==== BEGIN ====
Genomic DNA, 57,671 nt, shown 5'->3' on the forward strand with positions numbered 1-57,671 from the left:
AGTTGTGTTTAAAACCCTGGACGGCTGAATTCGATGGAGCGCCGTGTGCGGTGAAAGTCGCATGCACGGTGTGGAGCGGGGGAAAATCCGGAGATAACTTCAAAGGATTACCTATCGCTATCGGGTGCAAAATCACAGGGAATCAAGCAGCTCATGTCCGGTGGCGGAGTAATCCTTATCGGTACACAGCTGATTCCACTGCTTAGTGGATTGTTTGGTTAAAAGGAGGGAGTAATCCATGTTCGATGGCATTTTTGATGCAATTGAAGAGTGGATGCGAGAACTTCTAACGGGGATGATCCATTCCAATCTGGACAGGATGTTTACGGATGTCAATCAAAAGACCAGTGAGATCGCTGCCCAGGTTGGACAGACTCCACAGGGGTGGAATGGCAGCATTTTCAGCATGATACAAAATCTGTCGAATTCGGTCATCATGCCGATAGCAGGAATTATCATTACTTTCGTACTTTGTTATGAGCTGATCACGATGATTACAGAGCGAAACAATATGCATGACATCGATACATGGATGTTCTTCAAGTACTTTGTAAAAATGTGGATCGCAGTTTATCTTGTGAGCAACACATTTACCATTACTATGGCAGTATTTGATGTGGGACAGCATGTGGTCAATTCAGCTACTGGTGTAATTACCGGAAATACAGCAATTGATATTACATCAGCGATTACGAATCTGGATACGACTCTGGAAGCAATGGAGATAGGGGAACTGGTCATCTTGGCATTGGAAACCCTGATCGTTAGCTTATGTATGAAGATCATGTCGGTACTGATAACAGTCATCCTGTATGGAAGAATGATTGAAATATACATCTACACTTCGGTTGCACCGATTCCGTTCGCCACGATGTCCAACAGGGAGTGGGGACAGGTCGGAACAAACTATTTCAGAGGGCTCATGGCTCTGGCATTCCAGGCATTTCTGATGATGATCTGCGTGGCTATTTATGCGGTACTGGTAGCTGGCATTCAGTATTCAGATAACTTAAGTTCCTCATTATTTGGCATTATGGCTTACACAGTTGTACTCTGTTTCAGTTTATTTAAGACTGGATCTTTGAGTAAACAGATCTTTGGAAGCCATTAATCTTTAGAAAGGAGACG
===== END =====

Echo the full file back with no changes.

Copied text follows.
Genomic DNA, 57,671 nt, shown 5'->3' on the forward strand with positions numbered 1-57,671 from the left:
AGTTGTGTTTAAAACCCTGGACGGCTGAATTCGATGGAGCGCCGTGTGCGGTGAAAGTCGCATGCACGGTGTGGAGCGGGGGAAAATCCGGAGATAACTTCAAAGGATTACCTATCGCTATCGGGTGCAAAATCACAGGGAATCAAGCAGCTCATGTCCGGTGGCGGAGTAATCCTTATCGGTACACAGCTGATTCCACTGCTTAGTGGATTGTTTGGTTAAAAGGAGGGAGTAATCCATGTTCGATGGCATTTTTGATGCAATTGAAGAGTGGATGCGAGAACTTCTAACGGGGATGATCCATTCCAATCTGGACAGGATGTTTACGGATGTCAATCAAAAGACCAGTGAGATCGCTGCCCAGGTTGGACAGACTCCACAGGGGTGGAATGGCAGCATTTTCAGCATGATACAAAATCTGTCGAATTCGGTCATCATGCCGATAGCAGGAATTATCATTACTTTCGTACTTTGTTATGAGCTGATCACGATGATTACAGAGCGAAACAATATGCATGACATCGATACATGGATGTTCTTCAAGTACTTTGTAAAAATGTGGATCGCAGTTTATCTTGTGAGCAACACATTTACCATTACTATGGCAGTATTTGATGTGGGACAGCATGTGGTCAATTCAGCTACTGGTGTAATTACCGGAAATACAGCAATTGATATTACATCAGCGATTACGAATCTGGATACGACTCTGGAAGCAATGGAGATAGGGGAACTGGTCATCTTGGCATTGGAAACCCTGATCGTTAGCTTATGTATGAAGATCATGTCGGTACTGATAACAGTCATCCTGTATGGAAGAATGATTGAAATATACATCTACACTTCGGTTGCACCGATTCCGTTCGCCACGATGTCCAACAGGGAGTGGGGACAGGTCGGAACAAACTATTTCAGAGGGCTCATGGCTCTGGCATTCCAGGCATTTCTGATGATGATCTGCGTGGCTATTTATGCGGTACTGGTAGCTGGCATTCAGTATTCAGATAACTTAAGTTCCTCATTATTTGGCATTATGGCTTACACAGTTGTACTCTGTTTCAGTTTATTTAAGACTGGATCTTTGAGTAAACAGATCTTTGGAAGCCATTAATCTTTAGAAAGGAGACG